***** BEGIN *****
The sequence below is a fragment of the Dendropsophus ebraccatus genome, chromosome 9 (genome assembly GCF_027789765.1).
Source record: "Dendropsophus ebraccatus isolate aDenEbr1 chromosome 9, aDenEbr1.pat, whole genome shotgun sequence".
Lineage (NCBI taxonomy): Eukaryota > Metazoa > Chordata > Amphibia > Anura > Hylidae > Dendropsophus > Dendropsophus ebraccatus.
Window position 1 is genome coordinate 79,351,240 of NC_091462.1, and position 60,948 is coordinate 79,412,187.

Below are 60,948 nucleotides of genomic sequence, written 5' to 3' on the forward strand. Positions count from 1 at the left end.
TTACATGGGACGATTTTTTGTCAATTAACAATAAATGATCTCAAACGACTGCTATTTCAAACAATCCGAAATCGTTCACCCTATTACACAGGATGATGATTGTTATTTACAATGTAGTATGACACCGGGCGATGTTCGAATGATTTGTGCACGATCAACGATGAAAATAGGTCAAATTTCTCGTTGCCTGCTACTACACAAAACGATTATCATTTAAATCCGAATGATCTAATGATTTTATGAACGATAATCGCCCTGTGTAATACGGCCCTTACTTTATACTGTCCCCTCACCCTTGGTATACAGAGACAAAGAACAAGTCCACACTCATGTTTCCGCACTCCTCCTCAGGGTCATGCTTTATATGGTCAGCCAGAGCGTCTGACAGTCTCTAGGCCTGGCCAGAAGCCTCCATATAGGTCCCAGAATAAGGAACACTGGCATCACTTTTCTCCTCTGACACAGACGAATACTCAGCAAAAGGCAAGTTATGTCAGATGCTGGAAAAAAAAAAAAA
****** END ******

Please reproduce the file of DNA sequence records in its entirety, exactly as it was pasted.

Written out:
The sequence below is a fragment of the Dendropsophus ebraccatus genome, chromosome 9 (genome assembly GCF_027789765.1).
Source record: "Dendropsophus ebraccatus isolate aDenEbr1 chromosome 9, aDenEbr1.pat, whole genome shotgun sequence".
Lineage (NCBI taxonomy): Eukaryota > Metazoa > Chordata > Amphibia > Anura > Hylidae > Dendropsophus > Dendropsophus ebraccatus.
Window position 1 is genome coordinate 79,351,240 of NC_091462.1, and position 60,948 is coordinate 79,412,187.

Below are 60,948 nucleotides of genomic sequence, written 5' to 3' on the forward strand. Positions count from 1 at the left end.
TTACATGGGACGATTTTTTGTCAATTAACAATAAATGATCTCAAACGACTGCTATTTCAAACAATCCGAAATCGTTCACCCTATTACACAGGATGATGATTGTTATTTACAATGTAGTATGACACCGGGCGATGTTCGAATGATTTGTGCACGATCAACGATGAAAATAGGTCAAATTTCTCGTTGCCTGCTACTACACAAAACGATTATCATTTAAATCCGAATGATCTAATGATTTTATGAACGATAATCGCCCTGTGTAATACGGCCCTTACTTTATACTGTCCCCTCACCCTTGGTATACAGAGACAAAGAACAAGTCCACACTCATGTTTCCGCACTCCTCCTCAGGGTCATGCTTTATATGGTCAGCCAGAGCGTCTGACAGTCTCTAGGCCTGGCCAGAAGCCTCCATATAGGTCCCAGAATAAGGAACACTGGCATCACTTTTCTCCTCTGACACAGACGAATACTCAGCAAAAGGCAAGTTATGTCAGATGCTGGAAAAAAAAAAAAA